Imports - GST fact sheet 13
From the 1 July 2000, GST is payable on most goods imported into Australia.. This is because the benefits arising from the imports would be enjoyed or consumed in Australia. GST is not payable on the imports of supplies that are not goods.
2. How will GST be paid on imports
The Australian Customs Service (Customs) collect GST on any taxable importations at a rate of 10 % of the value of the taxable importation.
A taxable importation is the sum of:
- The customs value of the goods;
- Any customs duty payable;
- The amount payable to transport the goods to the port or airport of final destination in Australia; and
- The insurance cost for that transport.
3. Claiming Input tax credits on imports
RMIT University has been issued an “owner code” by Customs upon the first taxable importation post the commencement of GST, 1 July 2000. The code is quoted each time an import enters Australia. Customs require a Customs Entry Form completed with owner code, and the ABN to be specified. The information is entered to Customs systems which has been linked to the Australian Tax Office (ATO).
The entry of RMIT University’s ABN triggers a response and transfer of GST information from Customs to the ATO of the total value of GST on the current month’s imports. This value of GST paid on the current month’s imports is advised on the current electronic BAS provided to RMIT University for completion and lodgement to the ATO by the 20th day of the next month.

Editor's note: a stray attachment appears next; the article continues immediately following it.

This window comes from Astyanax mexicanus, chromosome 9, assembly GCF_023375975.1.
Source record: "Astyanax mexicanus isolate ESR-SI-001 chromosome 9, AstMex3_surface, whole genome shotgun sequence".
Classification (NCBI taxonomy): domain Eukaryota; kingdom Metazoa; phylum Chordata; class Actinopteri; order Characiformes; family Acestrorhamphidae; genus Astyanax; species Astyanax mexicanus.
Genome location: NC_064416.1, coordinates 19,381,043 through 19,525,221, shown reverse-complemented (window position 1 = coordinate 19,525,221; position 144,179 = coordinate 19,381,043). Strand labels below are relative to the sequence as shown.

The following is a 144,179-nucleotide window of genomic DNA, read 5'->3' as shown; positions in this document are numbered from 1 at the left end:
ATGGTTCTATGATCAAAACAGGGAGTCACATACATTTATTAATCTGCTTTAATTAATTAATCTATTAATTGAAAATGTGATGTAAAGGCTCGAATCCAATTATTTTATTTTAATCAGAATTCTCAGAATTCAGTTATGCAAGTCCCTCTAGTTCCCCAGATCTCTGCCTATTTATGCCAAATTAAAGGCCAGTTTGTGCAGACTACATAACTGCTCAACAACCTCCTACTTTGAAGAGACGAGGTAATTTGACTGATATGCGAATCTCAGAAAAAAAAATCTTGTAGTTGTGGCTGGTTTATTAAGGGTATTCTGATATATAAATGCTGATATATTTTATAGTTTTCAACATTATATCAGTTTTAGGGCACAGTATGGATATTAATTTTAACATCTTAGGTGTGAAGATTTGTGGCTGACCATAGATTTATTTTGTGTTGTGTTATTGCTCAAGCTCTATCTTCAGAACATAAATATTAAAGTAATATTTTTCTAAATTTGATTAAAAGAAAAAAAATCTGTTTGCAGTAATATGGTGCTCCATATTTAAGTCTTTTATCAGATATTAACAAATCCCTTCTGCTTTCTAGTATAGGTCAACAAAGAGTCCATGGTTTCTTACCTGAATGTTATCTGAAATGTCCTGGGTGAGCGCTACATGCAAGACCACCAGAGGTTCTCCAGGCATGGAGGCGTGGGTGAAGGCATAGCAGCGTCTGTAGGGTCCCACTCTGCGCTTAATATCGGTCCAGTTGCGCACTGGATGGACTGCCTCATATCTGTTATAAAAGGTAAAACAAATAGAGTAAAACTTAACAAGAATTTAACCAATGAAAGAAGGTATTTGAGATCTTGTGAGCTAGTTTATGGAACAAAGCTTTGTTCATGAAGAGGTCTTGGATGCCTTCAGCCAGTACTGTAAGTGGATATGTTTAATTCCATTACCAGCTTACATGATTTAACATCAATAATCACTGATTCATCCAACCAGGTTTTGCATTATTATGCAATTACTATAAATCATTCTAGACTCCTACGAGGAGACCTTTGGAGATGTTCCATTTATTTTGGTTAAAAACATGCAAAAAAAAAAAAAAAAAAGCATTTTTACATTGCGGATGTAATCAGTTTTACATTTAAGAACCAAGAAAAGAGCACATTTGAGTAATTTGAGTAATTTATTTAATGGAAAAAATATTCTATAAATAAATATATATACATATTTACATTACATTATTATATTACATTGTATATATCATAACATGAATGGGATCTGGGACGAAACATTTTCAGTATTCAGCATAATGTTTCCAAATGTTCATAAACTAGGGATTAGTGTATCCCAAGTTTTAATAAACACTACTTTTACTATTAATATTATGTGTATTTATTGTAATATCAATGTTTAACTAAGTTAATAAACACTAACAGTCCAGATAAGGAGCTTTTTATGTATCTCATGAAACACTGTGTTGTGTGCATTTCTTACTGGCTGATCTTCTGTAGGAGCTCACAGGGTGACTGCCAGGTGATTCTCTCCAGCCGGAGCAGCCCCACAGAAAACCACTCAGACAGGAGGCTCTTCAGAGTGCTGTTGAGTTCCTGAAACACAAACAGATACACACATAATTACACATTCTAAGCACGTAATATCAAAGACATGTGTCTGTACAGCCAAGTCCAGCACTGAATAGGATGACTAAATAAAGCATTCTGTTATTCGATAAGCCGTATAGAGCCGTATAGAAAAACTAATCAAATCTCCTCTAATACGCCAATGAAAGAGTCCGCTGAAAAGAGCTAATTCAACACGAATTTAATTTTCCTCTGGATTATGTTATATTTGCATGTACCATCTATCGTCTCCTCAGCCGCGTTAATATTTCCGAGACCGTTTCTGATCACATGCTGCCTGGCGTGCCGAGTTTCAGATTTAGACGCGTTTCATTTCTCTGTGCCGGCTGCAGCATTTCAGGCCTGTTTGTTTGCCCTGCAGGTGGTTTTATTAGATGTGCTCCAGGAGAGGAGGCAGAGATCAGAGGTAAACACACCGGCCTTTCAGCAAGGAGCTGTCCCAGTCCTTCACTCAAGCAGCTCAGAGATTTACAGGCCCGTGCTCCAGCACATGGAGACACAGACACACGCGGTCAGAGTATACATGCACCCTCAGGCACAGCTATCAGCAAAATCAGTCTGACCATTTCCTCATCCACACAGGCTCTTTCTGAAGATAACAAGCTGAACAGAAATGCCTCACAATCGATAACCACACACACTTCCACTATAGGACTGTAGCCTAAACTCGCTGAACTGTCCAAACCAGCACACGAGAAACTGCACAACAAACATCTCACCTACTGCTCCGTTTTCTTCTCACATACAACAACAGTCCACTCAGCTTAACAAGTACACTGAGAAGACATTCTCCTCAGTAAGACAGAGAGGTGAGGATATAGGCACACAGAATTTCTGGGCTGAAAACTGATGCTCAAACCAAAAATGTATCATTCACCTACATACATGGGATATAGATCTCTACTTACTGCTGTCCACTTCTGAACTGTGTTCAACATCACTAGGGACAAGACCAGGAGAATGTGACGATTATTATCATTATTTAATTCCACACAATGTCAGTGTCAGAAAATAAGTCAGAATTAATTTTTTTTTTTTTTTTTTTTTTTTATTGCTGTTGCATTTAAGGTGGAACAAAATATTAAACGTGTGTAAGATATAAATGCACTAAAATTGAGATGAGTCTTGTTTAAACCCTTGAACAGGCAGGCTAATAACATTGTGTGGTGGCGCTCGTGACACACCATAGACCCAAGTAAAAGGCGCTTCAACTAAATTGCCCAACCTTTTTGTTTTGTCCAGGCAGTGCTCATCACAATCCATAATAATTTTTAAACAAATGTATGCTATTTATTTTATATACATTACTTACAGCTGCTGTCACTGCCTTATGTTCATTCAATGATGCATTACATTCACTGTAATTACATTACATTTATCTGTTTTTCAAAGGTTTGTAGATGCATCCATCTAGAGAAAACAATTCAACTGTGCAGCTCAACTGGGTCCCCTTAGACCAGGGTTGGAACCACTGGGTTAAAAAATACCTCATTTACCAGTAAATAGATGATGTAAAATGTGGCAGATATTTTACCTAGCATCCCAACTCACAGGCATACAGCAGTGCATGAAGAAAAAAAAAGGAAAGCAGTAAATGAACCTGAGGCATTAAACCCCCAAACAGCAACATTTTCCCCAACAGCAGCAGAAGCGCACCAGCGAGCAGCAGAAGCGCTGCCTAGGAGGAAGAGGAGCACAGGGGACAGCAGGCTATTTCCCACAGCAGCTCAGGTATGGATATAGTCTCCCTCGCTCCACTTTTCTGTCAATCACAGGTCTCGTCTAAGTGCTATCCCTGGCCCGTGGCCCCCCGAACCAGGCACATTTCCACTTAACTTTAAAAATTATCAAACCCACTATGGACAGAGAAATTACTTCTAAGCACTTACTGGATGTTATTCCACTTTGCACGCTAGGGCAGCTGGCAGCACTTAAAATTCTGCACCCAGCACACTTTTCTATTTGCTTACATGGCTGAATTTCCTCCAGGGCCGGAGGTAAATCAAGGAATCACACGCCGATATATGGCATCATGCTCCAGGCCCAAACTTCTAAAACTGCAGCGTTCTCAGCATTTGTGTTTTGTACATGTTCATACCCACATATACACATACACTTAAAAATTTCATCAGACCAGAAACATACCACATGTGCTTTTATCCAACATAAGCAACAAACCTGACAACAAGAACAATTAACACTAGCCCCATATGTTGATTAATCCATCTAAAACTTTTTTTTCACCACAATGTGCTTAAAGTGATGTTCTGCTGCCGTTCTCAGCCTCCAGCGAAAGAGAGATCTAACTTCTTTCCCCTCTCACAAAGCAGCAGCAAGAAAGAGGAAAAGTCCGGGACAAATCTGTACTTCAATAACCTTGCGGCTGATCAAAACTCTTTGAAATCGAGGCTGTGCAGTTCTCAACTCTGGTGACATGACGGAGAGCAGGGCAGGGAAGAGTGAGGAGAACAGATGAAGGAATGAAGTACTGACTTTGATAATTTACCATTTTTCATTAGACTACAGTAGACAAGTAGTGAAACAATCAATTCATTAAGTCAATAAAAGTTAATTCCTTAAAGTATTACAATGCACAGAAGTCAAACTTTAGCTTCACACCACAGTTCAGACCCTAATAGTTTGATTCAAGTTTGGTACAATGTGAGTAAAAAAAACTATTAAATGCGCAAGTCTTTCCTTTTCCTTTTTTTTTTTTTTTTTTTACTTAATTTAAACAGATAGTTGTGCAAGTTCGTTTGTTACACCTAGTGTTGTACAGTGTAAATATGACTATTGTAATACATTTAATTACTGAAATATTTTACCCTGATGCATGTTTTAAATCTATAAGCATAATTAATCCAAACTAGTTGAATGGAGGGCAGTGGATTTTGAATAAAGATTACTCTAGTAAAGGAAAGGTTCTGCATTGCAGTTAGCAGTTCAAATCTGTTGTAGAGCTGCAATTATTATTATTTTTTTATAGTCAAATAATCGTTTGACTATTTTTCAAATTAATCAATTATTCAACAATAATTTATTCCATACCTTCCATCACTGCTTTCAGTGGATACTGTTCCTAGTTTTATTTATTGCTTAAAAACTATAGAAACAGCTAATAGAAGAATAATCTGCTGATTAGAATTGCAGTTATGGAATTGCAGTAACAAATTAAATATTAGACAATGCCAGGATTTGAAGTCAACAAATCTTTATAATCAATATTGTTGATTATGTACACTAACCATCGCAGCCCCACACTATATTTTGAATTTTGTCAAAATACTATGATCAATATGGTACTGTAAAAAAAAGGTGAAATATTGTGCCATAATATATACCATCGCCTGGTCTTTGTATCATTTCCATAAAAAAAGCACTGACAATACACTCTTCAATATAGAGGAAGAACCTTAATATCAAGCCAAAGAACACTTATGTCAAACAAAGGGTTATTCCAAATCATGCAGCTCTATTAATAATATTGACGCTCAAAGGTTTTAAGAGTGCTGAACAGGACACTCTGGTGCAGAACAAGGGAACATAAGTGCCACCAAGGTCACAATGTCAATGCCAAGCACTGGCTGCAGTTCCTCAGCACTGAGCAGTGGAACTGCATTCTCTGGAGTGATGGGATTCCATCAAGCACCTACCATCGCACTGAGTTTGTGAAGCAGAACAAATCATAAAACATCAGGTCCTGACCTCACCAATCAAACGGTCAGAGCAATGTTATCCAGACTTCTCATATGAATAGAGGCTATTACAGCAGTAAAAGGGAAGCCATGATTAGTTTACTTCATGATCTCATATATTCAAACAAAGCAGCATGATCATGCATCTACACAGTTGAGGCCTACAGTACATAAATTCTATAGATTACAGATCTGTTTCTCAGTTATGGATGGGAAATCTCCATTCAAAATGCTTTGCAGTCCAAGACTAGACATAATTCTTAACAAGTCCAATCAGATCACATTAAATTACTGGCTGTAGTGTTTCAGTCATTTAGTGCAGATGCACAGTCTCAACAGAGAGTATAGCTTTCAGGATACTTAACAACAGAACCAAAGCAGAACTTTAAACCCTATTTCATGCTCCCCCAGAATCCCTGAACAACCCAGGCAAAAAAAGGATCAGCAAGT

The advised amount on the electronic BAS serves the purpose of a tax invoice and confirms the “input tax credit” available for claiming by RMIT in the current BAS lodgement.
4. When are imports non-taxable
Some importations made by RMIT University are not taxable for GST. An importation which will not be taxable if:
- the item would have been GST free if supplied within Australia; or
- it qualifies for Customs duty concessions
Customs duty concessions will include certain warranty-related importations such as:
- goods previously imported into Australia and returned for repair overseas (under warranty); or
- goods imported (under warranty) to replace goods previously imported into Australia
Customs duty concessions will also apply where goods are of insubstantial value. In this instance, insubstantial value takes the meaning of, the value on which customs duty and taxes of the goods total less than $ 50, and which have customs value of less than $ 1,000 (for goods imported by post), or less than $ 250 for other goods.
When taxable and non-taxable importations are made as part of the same shipment, Customs will calculate the GST according to the proportion of the shipment that is taxable.
5. Deferring GST payments on imports
Some approved entities will be allowed to defer payment of GST on imported goods under the Deferred GST Scheme. This scheme allows GST to be deferred until the first Business Activity Statement (BAS) is submitted after the goods sold to the final consumer. The GST regulations also allow importers to defer payment of GST on some other taxable importations.
RMIT University has obtained approval in writing from the ATO to defer payment of GST and operates under this scheme.
6. How this scheme works
RMIT University quotes its ABN to Customs when goods are imported into Australia, and after payment of any Customs Duty and other charges, releases the goods to RMIT.
Customs records the deferred GST liability of each shipment as it is cleared and at the end of each month, advises the ATO of the total deferred GST liability of each importer who has deferred GST.
The electronic BAS RMIT university collects online for completion each month contains the value of the current month’s deferred GST liability.
The advised amount on the electronic BAS serves the purpose of a tax invoice and confirms the “input tax credit” available for claiming by RMIT in the current BAS lodgement.[Next: Supporting documents and information ]